4. ah ha! brown waxed thread! brilliant! I was struggling with how to lace the reins... leather thin enough would tear really easy but embroidery floss shows this really distinct "sheen"... I've been really excited for this tutorial, I have a bridle I'm making exclusively from your tutorials and I can finally add "BCS"-style reins! :P

    Thanks for these tutorials, they're awesome!!!

  5. Hi Jen,
    You always make it look so easy, I will try it sometime, I think I have some of the waxed thread in my tack kit. What I struggle with is making the nice keepers. Have you done a tutorial about that? If not could that maybe a subject for the future?

  6. I should make you make the full size Flick a cob size bridle :D

  7. This was great, thanks! I'm feeling inspired to try it.

  8. Thank you everyone for your commments. The tutorials take a fair amount of work on my part, so I really do need the encouragement to keep going with them. And remember--I *love* to see pictures of tack made from my instructions!

    Teresa, I would love to venture into Flick sized tack someday, but I'm not sure the results would be up to either one of our (ridiculously high)standards!

  9. The realism of your tack is amazing. As someone who has just started to venture into making tack (micro) this is very helpful and inspiring.

  10. I don't do model horses, but I still drop by every day because I find you're work so neat and fascinating! So please, please, please keep sharing!

  11. Incredible work. So life-like it is just amazing. If I ever decide to try my hand at making miniature tack, I will certainly use your guide as a reference. Thank you so very much for sharing your tips and the photos of your perfect work.

  12. Thank you for the very helpful tutorial! Please keep up the good work, I really enjoy your "lessons"! :)

  13. That was really interesting - I really enjoy your tutorials. I don't know if you'd be able to feature this, but I'd love to find out how to hand carve leather for tack.

  14. Jennifer...you are quite true. It'd be easier to just save the money up and BUY the Passier bridle :D

  15. This is super helpful- THANKS for posting it, I had no idea how anyone could ever thread such thin leather through itself, but apparently that's not the case :)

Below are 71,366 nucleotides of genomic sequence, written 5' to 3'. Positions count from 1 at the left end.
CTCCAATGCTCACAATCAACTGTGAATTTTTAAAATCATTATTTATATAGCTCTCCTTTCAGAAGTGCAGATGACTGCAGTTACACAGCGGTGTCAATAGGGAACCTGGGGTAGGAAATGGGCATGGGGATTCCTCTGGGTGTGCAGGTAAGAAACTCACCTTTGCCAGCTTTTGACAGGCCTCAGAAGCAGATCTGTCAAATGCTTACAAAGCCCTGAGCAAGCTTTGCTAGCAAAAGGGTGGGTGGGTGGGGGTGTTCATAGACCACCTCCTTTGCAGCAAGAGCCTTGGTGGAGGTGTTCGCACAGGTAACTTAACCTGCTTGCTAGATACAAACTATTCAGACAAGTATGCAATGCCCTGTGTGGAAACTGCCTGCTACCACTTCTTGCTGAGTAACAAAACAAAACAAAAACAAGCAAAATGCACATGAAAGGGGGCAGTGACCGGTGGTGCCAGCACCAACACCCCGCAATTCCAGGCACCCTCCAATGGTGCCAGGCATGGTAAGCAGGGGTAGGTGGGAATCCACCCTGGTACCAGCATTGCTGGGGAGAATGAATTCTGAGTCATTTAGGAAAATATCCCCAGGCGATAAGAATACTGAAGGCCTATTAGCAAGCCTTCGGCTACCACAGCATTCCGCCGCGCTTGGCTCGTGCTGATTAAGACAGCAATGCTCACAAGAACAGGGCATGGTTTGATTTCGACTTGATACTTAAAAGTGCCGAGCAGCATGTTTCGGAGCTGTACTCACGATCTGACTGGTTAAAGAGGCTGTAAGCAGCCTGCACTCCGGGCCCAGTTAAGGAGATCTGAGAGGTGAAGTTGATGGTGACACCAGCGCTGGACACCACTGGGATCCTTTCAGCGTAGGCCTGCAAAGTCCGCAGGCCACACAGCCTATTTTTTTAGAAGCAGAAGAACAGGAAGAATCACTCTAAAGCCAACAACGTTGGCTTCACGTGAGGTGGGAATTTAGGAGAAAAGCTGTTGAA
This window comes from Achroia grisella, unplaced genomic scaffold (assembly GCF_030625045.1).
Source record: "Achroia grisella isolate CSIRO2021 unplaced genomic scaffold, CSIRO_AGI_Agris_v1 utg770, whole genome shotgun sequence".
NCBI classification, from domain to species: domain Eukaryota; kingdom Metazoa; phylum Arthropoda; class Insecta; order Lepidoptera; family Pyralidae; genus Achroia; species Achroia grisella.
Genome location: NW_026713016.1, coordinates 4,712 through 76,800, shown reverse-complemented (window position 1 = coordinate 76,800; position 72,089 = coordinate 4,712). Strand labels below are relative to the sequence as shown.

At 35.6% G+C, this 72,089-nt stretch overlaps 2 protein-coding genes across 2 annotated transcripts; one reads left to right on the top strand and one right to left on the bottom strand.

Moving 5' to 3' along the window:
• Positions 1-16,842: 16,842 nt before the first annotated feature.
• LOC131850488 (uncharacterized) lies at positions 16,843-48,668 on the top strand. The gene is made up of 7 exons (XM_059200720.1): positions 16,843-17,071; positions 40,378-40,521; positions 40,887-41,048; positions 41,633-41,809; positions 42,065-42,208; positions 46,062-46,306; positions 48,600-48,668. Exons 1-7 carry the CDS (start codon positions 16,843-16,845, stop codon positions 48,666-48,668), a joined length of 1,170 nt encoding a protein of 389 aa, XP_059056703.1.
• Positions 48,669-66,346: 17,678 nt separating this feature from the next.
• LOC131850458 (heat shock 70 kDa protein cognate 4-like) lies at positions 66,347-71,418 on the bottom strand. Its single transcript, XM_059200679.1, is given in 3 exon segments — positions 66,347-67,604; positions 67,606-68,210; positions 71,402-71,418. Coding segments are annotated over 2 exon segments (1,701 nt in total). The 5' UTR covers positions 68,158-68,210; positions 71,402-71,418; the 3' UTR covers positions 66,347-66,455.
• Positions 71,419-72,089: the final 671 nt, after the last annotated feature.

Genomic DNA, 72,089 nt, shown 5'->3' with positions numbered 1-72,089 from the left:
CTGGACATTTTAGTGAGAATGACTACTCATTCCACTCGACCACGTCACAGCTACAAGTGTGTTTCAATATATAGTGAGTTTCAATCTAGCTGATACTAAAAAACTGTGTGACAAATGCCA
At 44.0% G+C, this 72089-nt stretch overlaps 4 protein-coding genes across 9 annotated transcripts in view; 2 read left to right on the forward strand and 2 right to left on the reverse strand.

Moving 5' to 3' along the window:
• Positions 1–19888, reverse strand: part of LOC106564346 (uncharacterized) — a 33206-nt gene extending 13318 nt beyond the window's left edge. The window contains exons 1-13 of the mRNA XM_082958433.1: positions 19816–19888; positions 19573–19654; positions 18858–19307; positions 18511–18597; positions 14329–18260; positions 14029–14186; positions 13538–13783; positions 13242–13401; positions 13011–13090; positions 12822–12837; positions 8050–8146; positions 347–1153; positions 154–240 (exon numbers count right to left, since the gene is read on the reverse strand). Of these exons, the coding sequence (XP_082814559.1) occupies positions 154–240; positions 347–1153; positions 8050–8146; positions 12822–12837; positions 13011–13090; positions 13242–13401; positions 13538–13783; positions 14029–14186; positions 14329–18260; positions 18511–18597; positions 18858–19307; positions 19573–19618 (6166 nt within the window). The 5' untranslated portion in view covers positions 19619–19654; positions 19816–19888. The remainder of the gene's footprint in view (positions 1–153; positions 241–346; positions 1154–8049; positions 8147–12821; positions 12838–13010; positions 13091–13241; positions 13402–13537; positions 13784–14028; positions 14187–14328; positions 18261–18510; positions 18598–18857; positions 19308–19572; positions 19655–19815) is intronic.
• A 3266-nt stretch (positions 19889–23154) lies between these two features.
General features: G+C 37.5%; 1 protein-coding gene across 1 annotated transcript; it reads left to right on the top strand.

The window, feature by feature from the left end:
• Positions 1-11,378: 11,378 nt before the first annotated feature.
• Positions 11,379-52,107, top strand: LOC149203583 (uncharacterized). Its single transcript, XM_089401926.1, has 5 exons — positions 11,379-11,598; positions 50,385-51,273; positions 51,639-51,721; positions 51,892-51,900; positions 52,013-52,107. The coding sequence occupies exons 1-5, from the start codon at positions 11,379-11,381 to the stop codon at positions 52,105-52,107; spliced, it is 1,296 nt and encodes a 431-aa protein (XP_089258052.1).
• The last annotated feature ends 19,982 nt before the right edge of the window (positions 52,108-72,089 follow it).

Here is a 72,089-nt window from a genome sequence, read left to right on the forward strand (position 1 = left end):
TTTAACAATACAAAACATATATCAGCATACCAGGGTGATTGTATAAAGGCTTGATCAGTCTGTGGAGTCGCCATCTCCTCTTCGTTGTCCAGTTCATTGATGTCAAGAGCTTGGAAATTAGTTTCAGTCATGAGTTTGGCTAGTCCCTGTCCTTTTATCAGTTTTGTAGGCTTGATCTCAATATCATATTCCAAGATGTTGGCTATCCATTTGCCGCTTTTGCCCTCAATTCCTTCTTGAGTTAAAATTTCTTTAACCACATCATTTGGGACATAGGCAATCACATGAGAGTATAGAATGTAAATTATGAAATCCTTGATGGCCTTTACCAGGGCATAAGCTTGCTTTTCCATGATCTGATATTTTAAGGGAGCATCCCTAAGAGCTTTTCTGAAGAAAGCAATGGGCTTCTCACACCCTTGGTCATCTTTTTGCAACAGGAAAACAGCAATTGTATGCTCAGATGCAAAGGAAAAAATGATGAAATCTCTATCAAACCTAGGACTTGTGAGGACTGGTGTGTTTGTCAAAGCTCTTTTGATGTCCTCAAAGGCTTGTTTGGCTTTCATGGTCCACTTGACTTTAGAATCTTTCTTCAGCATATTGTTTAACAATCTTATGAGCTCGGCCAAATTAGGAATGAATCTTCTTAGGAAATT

For a future Tack Tip, I'd be really interested in how you manage the buckles that attach the cheekpiece and reins to the bit? The ones that seem to double over on themselves?

  16. cool tack tips! Can you show us some pics of your saddle patterns and how it goes together/ how you make one. I want to make my saddles better, but i don't know how to make a complicated saddle pattern.

  17. Love it.... I've read lots of it tutorials so far and they all seem so easy!!!! Except for the saddle, but I always have trouble with those!!! I was thinking thread earlier then u said it and I was like, dang I'm good ;) but thanks much for these!!!!!! I'm defiantly trying a few, like the jump cups!!! And possibly this if I have enough nerve and time!!! Haha :)

  18. how do you attach the bit and buckle together?hope you know what im talkin gabout:)


    1. In this bridle, she make the reins buckle on to the bit, but usually you can just glue it right on.

  19. Thread!!!! Omg this is great!!!!��

  20. If you do this with thread, you can actually do both sides at once if you do doubled thread. Instead of taking the needle around one side, send the needle through, then put the leather *between* the two threads, and come back up through. Not only does it take less time, but it also means you're putting the needle through the holes only once, limiting the chance of breakage.